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Dress Shirt Placket | Fashion Advice for Perfect Styling

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Dress Shirt Placket

The dress shirt placket is the portion of the clothing that gives your shirt a distinct look and feel. What style you choose plays a significant role in the appearance of the rest of your attire, especially a jacket or suit. If you want to look your best, you’re going to need to know the difference in plackets.

Not familiar with the various dress shirt placket styles? Fear not, as I am going to give you a rundown of the different types so you’ll know what to look for when shopping for dress shirts. What’s more, I’ll discuss how the placket styles look and what features they present.

 

What Is a Dress Shirt Placket?

So what exactly is a dress shirt placket? The term refers to the double layer of fabric that fastens the button to the buttonhole of the shirt, and you can find it in the center of the front of the shirt. Maybe you weren’t aware that there is more than one type of shirt placket.

If not, you’re not alone. There are plenty of guys who don’t know this. However, you’re going to know all about the various placket styles once you finish reading what I’m about to share with you. 

Sure, you might not think this topic is very interesting. But I assure you, a real gentleman knows his shirt placket styles and knows which one to wear to look his absolute best. Therefore, I encourage you to read on to learn more.

 

Types of Placket Styles

Front Placket

The formal dress shirt front placket is the most common frontal style of formal shirt. The fabric is folded back and stitched with fusion interlining, giving it a refreshing and sophisticated charm. If anything, you will rarely go wrong with this style of placket on your business shirt.

In fact, the front placket is the most popular type of shirt placket. It has a very modern appearance. And while it’s true that the placket fabric is folded outwards and stitched to the rest, it can also be used as a separate fabric to create the same look.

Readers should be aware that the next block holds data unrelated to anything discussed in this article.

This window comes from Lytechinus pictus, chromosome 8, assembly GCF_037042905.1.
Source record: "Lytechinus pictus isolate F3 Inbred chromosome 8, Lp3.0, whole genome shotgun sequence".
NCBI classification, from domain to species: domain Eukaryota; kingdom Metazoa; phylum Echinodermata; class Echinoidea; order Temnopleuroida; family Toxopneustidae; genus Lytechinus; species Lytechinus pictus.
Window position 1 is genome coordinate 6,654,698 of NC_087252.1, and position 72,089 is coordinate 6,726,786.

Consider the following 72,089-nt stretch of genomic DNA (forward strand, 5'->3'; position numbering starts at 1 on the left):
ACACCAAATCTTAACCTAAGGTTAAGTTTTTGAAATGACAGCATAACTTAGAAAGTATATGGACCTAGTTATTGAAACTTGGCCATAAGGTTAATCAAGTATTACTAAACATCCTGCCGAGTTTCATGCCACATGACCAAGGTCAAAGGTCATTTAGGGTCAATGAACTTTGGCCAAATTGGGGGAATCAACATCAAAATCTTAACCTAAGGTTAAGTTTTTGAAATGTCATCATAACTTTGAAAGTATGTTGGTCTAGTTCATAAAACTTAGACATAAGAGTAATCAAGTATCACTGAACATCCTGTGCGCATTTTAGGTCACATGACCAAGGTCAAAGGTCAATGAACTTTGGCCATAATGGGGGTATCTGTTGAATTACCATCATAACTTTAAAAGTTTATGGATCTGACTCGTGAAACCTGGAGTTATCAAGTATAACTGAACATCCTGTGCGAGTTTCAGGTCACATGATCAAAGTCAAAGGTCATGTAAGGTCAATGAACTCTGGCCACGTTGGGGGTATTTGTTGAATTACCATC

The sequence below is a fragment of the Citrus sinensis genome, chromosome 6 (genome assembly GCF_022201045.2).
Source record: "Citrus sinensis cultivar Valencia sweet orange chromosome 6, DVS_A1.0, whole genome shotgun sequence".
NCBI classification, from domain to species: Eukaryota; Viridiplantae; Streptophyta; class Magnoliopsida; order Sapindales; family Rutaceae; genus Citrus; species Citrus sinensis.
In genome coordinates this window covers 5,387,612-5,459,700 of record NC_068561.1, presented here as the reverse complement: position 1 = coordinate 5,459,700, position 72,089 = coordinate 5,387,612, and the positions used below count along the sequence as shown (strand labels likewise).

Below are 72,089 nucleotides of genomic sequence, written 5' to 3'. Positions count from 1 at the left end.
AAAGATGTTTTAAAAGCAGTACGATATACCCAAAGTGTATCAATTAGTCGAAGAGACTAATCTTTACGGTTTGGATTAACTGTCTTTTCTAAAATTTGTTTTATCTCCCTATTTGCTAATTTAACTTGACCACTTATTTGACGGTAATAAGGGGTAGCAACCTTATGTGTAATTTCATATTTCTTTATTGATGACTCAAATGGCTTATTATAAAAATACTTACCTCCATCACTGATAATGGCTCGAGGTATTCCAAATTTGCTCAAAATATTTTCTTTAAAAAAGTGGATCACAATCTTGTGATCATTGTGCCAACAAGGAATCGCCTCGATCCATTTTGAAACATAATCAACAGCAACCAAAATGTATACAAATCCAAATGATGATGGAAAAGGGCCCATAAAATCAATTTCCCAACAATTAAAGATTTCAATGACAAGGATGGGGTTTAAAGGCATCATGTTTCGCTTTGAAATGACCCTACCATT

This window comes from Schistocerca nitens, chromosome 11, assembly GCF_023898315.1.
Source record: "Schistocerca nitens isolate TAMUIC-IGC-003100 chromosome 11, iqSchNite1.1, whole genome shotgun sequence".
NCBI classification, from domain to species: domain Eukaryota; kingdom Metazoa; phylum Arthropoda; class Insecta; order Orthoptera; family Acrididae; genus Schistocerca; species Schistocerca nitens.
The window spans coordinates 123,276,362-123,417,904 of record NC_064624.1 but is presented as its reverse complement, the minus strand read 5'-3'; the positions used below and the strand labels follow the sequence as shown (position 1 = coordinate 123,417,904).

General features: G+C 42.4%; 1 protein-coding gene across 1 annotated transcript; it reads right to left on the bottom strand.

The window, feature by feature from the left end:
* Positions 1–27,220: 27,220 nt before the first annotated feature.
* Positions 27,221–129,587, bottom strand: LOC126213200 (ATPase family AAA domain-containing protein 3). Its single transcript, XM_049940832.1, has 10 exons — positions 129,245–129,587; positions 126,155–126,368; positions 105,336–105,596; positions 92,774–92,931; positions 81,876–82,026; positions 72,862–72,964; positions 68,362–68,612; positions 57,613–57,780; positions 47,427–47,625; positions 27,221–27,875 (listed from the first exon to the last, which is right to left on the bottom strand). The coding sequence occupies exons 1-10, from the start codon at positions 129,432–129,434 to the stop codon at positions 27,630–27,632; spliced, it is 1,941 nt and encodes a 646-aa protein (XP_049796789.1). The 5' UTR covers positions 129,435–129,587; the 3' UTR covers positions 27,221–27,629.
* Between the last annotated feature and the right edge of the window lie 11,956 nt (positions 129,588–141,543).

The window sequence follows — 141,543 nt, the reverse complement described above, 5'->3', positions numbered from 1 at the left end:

Soft Placket

The soft front placket is very similar in style to the classic fusion front placket but with a soft, unfused structure. It is very suitable for casual shirts, with soft collars and cuffs.

No Placket (French Front)

French front placket is a popular placket style, without folding back placket. It has a very clean, neat, and tidy appeal. It is more difficult to iron than a standard front flap, but it is suitable for business and casual shirts.

This delicate shirt placket creates a clean one-piece fabric look, as the placket fabric is folded back and sewn from the inside. The plain design looks very elegant, but it is also often used in casual shirts. Ironing this type of shirt placket may be a bit tricky in terms of where you can and can’t reach it, but it’s doable with some practice.

Stand Up Front Placket

The stand up front placket provides extra support for the collar and helps it stand very well. This placket also looks like the standard front placket, but it is made of a special hard fusion interlining on the back of the placket.

Stand Up French Front

The updated version of the placketless design, this one uses rigid fusion on both the front and back (buttonholes and buttons) sides of the placket. 

The rigid fusion lining provides extra support, ensuring that your collar will stand well regardless of whether you wear a jacket or not. It looks like the standard French front, but due to the fusion, the fabric does not wrinkle around the buttonhole.

Popover Front

Part formal shirts, part polo, the popover has a soft front, and there are only three buttons under the collar. As its name implies, you need to “pop” it over your head to wear the popover front placket. This is a casual design option, to be sure.